Dana DuGan (left, as Chris Gorman) gets ready to spill the beans to her best friend Mary Lynn Cleary (as Claire Ganz). In "Rumors," the actual "beans" are somewhat flexible, depending on the moment and the speaker. What’s clearly true in "Rumors," is that Dana and Mary Lynn never heard a rumor they didn’t absolutely adore. Express photo by Willy Cook

Timing is everything in "Rumors," because nothing really happens. What you have is a gunshot and its aftermath. The gunshot has to be explained, of course. If you don’t know the answer, you just have to make something up.

And make something else up. And try to remember what you made up in the first place.

Get eight people doing that in the same room and the expressions and sarcasm and accusations and miscommunication and misinformation are totally priceless.

The 10th wedding anniversary party of New York deputy mayor Charley Brock and his wife Myra is the reason four couples are getting together on a June evening in Sneden’s Landing, N.Y. Never, not once, do the Brocks appear on stage.

Mary Lynn Cleary as Claire Ganz and Bill Nagel as Ernie Cusack discuss the finer points of a truly bizarre June evening in Sneden’s Landing, N.Y. Express photo by Willy Cook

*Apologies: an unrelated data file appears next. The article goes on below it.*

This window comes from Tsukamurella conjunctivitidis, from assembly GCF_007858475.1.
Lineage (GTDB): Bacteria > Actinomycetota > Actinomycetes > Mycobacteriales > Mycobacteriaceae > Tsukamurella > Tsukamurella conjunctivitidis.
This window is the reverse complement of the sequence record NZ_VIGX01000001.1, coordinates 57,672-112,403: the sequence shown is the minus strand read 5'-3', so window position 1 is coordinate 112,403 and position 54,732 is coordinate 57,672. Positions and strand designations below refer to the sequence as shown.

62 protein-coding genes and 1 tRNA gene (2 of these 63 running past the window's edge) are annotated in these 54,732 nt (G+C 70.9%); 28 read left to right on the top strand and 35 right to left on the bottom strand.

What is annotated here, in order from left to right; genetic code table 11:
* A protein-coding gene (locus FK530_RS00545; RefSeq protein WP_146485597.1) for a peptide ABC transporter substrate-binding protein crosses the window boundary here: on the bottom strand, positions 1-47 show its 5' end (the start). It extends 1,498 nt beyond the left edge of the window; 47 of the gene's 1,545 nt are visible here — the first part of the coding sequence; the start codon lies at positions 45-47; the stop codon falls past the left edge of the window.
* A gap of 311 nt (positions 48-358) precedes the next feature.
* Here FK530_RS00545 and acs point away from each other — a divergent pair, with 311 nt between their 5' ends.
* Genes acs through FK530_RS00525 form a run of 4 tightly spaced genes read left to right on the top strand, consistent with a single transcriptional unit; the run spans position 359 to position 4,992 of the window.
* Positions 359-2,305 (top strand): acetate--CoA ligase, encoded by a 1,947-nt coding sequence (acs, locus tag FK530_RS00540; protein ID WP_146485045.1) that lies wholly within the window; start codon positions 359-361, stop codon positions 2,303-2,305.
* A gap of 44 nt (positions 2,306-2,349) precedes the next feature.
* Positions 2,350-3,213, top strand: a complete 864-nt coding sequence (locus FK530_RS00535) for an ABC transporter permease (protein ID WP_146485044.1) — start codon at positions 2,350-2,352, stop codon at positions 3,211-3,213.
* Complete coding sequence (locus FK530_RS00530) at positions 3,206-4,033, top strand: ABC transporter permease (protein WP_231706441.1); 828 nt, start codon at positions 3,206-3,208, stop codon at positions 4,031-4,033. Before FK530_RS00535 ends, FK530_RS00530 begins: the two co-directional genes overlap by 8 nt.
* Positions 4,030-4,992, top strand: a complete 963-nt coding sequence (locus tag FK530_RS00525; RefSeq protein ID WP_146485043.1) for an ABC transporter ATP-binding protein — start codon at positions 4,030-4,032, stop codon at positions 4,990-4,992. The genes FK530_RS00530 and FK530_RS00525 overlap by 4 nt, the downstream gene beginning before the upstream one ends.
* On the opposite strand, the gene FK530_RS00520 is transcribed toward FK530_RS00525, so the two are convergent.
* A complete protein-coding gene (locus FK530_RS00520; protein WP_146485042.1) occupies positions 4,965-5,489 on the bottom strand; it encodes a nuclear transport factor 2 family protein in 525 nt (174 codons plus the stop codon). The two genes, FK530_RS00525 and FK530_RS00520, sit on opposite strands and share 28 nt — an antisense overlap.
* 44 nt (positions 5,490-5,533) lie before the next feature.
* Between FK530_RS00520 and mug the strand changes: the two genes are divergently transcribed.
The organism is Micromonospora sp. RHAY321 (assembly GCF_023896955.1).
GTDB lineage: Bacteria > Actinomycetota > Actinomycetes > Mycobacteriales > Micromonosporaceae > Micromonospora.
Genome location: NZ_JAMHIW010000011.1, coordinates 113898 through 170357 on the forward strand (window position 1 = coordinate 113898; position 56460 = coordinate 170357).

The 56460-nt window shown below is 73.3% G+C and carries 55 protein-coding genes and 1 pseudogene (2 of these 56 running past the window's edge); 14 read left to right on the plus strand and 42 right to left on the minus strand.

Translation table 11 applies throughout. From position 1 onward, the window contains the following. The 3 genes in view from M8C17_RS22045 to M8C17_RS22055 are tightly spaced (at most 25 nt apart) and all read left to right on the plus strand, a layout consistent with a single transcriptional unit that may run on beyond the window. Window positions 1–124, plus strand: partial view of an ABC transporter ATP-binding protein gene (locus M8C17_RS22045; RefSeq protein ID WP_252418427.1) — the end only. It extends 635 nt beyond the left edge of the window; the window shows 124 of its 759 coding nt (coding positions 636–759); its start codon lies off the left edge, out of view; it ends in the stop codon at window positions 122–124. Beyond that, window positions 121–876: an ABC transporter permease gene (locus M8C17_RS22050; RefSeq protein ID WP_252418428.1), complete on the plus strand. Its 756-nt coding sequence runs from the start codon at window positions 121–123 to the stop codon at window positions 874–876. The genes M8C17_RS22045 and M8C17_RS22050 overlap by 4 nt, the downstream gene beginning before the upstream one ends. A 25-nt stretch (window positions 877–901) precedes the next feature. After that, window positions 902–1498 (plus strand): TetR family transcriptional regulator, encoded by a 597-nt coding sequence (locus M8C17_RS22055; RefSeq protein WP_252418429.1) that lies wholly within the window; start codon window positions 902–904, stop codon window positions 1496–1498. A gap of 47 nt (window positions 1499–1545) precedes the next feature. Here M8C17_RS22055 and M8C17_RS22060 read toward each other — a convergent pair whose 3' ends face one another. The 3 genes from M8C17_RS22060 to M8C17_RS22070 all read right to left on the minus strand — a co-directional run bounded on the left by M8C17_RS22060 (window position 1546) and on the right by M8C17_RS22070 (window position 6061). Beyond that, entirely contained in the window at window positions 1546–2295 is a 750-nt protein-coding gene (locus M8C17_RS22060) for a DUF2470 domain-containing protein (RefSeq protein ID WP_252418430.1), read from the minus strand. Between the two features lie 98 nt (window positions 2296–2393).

Brock, apparently, has shot a bullet through his earlobe in an upstairs room. Myra has disappeared. The question is, did Charley try to kill himself? Dulled with self-involvement, the arriving guests aren’t concerned in the least with Charley’s health, but rather with keeping up appearances in the face of possible scandal.

Happily, the lies and half-truths they invent are anything but dull. Chaotic, but never dull. Hilarious, but never exactly heartwarming. As advertised—no redeeming social value except entertainment.

Oops! Rick Kessler (left) as Glenn Cooper mops up a bloody nose, which wasn’t caused by Bill Nagel (right) as Ernie Cusack. Express photo by Willy Cook

The cast is marvelous and it’s impossible to single anyone out because of its ensemble excellence, but let’s say something about Scott Creighton, He draws deep from whiplash-inflicted Lenny Ganz’s cynicism to summon up a truly unbelievable monologue of love and sheer desperation.

Creighton, pinned down by police, takes the bull by the horns and tries to explain the unexplainable. Pretending to be Charley, he wings it and makes up a story that’s a combination of romance novel and film noir. The cop doesn’t believe it, but he buys it—and the audience applauds wildly.

Truly wonderful stuff.

"Rumors" played 535 performances on Broadway from Nov. 1988 through Feb. 1990, and Christine Baranski won the 1989 Tony award for Best Featured Actress in the role of Chris Gorman.

A few more accolades should to Dana DuGan, who plays the Baranski role with aplomb; to Mary Lynn Cleary, whose rubber-faced reactions in the role of Claire Ganz are truly something to see; and to Wygle, who seamlessly cast the play and made the timing between the characters work like magic.